Saturday, June 25, 2011

Welcome to Dongmakgol: Korean Movie Review

Another movie I saw last week was called Welcome to Dongmakgol or 웰컴 투 동막골. It is a comedy from 2005 that takes place during the Korean war. Dongmakgol is a village so high and isolated in the mountains that inhabitants rarely come down and the villagers have no idea that the Korean war is going on.

Their first visitor drops from the sky in an odd machine. A man with blond hair and blue eyes who can't speak a word of Korean. His plane inexplicably crashed, or was it caused by some kind of magic that protects the village? The town doctor, the only man who can read or speak any English, helps him and tries to talk to him. "How... are... you?" he asks, reading from an English text book. The American soldier is rather angered by this question as he's covered in bandages and has a number of broken bones. The doctor doesn't understand why he doesn't respond as the text book suggests: "Fine, thanks, and you?"

But, then, as they are attending to the American soldier, two South Korean soldiers wander into the village. They make small talk with the villagers and explain that there is a war going on. "With Japan? With China?" they ask. No... with Korea itself. The villagers are quite confused by this. The South Korean soldiers are busy explaining all the terrible things the North has done when three North Korean soldiers then walk into the village and the soldiers of both sides jump up and brace themselves for a stand off. The villagers look on rather amused, wondering what is so scary about the sticks they carry and the strange potato-shaped metal apparatuses in their hands. They face each other down for a whole day, no one moving, scared the other one would move first. Finally a grenade is accidentally thrown and the village's food store house is blown to bits.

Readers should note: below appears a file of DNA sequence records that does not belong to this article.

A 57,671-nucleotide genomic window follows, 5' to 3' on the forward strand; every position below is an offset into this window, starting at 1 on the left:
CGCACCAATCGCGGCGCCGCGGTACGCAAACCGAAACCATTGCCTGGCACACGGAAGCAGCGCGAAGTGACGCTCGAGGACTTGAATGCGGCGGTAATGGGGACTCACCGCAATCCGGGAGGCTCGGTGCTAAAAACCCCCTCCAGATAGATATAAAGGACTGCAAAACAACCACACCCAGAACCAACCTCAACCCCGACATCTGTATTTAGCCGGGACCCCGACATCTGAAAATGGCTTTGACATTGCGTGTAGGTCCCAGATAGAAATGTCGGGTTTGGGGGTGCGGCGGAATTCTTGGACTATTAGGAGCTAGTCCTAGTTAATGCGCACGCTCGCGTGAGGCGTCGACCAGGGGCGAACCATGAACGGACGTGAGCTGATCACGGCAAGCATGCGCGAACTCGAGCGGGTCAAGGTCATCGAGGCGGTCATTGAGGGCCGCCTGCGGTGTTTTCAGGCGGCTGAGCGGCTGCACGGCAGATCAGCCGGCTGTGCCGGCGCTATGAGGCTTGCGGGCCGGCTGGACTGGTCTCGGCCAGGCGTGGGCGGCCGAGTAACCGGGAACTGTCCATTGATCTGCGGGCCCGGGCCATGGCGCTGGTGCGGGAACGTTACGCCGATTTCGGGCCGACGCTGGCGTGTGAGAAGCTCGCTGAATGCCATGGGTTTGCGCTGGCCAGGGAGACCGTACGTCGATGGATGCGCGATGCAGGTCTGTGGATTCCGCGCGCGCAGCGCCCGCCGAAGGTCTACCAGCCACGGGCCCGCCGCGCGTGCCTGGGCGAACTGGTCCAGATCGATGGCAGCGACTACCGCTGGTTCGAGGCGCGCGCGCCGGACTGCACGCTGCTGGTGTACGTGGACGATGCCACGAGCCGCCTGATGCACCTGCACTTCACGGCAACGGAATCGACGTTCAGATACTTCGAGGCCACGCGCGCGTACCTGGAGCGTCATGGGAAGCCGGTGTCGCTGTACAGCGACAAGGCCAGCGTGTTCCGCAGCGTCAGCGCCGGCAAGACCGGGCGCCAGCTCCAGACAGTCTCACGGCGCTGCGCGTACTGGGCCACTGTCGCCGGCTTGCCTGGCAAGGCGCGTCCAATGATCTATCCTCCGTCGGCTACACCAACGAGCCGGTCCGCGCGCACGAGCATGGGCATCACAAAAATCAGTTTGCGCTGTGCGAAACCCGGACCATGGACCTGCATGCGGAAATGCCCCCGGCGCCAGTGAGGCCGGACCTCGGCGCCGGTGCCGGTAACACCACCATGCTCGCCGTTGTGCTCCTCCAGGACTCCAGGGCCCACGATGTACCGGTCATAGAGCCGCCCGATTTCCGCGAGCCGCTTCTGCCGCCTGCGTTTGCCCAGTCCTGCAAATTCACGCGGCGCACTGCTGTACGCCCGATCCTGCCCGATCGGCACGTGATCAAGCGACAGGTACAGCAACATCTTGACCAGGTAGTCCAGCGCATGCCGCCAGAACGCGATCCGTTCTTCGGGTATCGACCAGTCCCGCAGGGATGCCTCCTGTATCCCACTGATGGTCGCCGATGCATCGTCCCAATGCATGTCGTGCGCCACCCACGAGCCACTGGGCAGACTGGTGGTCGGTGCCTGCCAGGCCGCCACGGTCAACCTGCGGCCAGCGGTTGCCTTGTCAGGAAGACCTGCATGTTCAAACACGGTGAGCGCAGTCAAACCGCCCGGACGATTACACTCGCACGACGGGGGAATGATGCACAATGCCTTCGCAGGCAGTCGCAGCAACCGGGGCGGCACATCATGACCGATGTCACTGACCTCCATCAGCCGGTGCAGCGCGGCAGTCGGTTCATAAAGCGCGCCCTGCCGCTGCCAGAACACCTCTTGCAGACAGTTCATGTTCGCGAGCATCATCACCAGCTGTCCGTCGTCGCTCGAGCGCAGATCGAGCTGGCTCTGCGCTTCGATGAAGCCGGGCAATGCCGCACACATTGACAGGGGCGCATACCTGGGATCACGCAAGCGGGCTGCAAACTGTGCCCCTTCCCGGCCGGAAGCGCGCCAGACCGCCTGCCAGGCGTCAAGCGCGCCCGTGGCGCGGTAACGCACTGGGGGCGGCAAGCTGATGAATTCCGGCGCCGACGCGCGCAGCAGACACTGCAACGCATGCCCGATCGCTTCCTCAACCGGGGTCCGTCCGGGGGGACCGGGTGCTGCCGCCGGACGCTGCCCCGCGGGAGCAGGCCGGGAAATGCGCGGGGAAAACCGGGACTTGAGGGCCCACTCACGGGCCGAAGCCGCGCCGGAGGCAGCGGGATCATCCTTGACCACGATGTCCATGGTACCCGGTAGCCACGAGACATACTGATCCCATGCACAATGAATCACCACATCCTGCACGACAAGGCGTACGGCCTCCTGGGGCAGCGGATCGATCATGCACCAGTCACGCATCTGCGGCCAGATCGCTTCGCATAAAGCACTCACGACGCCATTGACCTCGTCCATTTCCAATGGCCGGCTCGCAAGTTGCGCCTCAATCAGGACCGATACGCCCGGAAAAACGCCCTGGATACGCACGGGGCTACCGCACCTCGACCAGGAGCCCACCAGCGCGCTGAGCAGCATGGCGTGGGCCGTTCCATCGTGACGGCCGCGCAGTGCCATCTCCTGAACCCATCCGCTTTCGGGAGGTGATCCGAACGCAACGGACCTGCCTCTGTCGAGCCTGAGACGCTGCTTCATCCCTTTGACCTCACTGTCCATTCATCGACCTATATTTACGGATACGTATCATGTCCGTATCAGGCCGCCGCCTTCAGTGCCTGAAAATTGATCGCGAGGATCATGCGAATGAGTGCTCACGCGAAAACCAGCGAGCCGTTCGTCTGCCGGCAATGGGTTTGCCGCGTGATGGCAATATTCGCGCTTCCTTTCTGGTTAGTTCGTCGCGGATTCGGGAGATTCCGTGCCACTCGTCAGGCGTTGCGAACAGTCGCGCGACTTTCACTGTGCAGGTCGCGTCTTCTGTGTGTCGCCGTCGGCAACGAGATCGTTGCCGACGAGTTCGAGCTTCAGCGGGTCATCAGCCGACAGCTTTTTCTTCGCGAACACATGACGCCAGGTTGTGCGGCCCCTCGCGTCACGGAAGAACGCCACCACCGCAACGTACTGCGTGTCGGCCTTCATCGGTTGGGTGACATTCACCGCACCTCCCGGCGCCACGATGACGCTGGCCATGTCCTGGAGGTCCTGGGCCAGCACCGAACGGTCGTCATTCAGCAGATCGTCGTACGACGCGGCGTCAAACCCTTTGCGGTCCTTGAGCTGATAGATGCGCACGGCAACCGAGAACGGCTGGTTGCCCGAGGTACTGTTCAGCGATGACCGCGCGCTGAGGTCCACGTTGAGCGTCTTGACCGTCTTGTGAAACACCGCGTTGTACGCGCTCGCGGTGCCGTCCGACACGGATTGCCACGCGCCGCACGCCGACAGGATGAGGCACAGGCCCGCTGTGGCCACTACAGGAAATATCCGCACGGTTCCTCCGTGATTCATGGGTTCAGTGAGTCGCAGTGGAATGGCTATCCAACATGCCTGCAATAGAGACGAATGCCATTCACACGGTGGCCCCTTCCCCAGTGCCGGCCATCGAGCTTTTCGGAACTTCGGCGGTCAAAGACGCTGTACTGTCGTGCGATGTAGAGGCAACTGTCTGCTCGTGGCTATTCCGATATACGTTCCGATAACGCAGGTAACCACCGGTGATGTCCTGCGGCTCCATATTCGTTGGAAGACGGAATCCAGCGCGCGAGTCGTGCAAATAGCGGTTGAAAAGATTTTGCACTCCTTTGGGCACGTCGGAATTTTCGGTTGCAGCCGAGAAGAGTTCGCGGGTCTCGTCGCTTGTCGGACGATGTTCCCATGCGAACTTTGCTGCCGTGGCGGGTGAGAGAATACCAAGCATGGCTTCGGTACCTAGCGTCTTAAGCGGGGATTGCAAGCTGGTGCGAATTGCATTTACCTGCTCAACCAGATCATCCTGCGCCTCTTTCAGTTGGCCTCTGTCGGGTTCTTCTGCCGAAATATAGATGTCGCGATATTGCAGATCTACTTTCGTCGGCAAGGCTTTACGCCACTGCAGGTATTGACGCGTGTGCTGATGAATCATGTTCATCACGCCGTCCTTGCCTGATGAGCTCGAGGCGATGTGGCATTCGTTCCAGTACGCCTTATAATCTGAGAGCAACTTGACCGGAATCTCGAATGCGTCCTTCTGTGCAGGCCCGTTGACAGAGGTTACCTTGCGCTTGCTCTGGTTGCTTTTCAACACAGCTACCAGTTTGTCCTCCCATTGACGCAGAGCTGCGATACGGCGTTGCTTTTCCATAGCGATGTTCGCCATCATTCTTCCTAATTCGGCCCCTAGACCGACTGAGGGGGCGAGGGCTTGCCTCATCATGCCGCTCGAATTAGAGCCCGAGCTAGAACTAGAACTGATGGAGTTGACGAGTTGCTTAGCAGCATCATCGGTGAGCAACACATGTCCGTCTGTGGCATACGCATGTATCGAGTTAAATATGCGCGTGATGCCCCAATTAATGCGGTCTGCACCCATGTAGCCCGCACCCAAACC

The North Korean soldiers feel responsible (plus, they have no where to go as the allied forces are now regaining the South and they have been separated from the main army) so they offer to stay until they can fill the storehouse again. The South Korean soldiers don't want to look bad next to the North Koreans who have so generously offered to stay, and so they decide to stay, too. After a series of strange events, they start to befriend each other, and the American soldier, too. Something about the town just seems to have that effect on everyone.

I really love this movie. It reminds us that North Koreans and South Koreans are just humans after all. They are enemies because of what their governments have told them. In this little idyllic town of Dongmakgol, those problems between them cease to matter and the soldiers just become human beings again. Again, this, like Wedding Campaign, is an older movie and a bit off the radar now, but certainly worth hunting down and watching.


  1. I liked the movie, but there are a lot of people who complain that it is anti-American propaganda, for obvious reasons to anyone who sees it.

    I think the problem may be a lack of balance: what the US military does do (I'm trying to write this so as not to provide a spoiler) is the kind of thing they really did, so it highlights bad stuff from the American side, but without the necessary balance of pointing out North Korea having started the war itself and committing so many on-the-ground atrocities.

  2. I wouldn't call this "anti-american" propapganda as much as anti- american military propaganda. But the thing that I love most about this movie is that it humanizes everyone. The US soldier is a pretty lovable guy in the movie, and so are the North Korean soldiers and the south korean soldiers. I think it just reminds us that war brings out the worst in everyone, but on the inside, we're all human beings capable of love and forgiveness.

    1. I agree with you, it's portraying the negative effects of war, the movie has no physical bad guy, although the Americans due seem bad, it's due to war.Also @kushibo, why is it a problem when Americans are portrayed in a bad light, when many Western or American films continuously portray other countries in a bad light. We do not fully understand the negative effects America has had on other countries. The United States should not be thought of or even considered as the "savior" of all countries.

  3. I also loved this movie and have seen it a few times over the past few years, but I do feel that it is fairly unbalanced against the US, or at least the US military. The pilot is the only sympathetic American; all the others are either callous or monsters.